# Bayesian Inference

Bayesian inference was created to update the probability as we gather more data.

The basic setup is the following:

- We start with some guess about the distribution of $θ$ (the unknown quantity we want to estimate), which we call the Prior Distribution
- Then, we observe data data and update our guessed distribution using Bayes’ Rule

Recommendation by soham: https://www.probabilitycourse.com/chapter9/9_1_0_bayesian_inference.php

The core of Bayesian Inference is to combine two different distributions (likelihood and Prior Probability) into one “smarter” distribution (Posterior Probability).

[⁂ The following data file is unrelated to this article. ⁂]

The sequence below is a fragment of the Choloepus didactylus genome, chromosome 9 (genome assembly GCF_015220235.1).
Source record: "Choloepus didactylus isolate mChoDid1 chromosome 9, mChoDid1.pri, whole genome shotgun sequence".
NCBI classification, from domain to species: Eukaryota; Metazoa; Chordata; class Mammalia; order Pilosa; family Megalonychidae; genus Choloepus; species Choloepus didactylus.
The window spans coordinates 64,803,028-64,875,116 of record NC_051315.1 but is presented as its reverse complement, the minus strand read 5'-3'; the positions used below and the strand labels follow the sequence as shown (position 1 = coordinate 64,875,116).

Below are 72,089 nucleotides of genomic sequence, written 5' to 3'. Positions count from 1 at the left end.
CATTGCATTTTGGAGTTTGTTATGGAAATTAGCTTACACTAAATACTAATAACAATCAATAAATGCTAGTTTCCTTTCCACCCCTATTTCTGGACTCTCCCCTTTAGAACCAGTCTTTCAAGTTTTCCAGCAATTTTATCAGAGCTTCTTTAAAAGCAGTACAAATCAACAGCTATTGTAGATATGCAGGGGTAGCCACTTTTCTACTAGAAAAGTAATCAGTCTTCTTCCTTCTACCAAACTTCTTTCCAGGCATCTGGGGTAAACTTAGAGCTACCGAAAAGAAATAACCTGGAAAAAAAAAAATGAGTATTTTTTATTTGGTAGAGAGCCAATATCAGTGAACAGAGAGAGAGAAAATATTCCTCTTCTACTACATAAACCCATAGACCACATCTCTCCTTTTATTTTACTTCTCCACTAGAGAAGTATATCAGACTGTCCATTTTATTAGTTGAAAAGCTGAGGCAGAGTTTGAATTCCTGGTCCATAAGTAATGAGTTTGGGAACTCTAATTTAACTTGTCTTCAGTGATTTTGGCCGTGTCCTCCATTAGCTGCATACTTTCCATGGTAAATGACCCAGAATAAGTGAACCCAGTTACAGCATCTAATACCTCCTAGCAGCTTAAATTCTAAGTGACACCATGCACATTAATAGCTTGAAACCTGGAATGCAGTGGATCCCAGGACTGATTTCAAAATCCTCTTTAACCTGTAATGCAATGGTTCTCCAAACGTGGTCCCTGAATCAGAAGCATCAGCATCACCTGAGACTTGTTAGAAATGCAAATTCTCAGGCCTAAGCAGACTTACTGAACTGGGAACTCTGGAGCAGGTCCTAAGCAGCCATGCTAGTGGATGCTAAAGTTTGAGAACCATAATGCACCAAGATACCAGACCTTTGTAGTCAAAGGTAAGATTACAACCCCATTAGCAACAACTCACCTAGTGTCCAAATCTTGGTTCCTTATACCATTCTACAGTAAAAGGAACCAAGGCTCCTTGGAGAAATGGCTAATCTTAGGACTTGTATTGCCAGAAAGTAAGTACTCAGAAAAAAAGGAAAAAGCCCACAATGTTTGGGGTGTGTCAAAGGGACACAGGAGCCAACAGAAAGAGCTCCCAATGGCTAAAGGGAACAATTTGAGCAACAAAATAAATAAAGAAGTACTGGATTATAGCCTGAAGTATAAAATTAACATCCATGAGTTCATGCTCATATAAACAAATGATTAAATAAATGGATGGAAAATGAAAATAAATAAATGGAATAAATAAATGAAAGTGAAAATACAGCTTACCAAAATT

Bayesian Inference has three steps:

- Calculate the Prior: Choose a PDF to model your parameter $θ$, aka the prior distribution $P(θ)$. This is your best guess about parameters before seeing the data $X$.
- Calculate the Likelihood: Choose a PDF for $P(X∣θ)$. Basically you are modeling how the data $X$ will look like given the parameter θ.
- Calculate the Posterior: Calculate the posterior distribution $P(θ∣X)$ and pick the $θ$ that has the highest $P(θ∣X)$.

It seems like a lot of modern Machine Learning techniques use Bayesian Inference.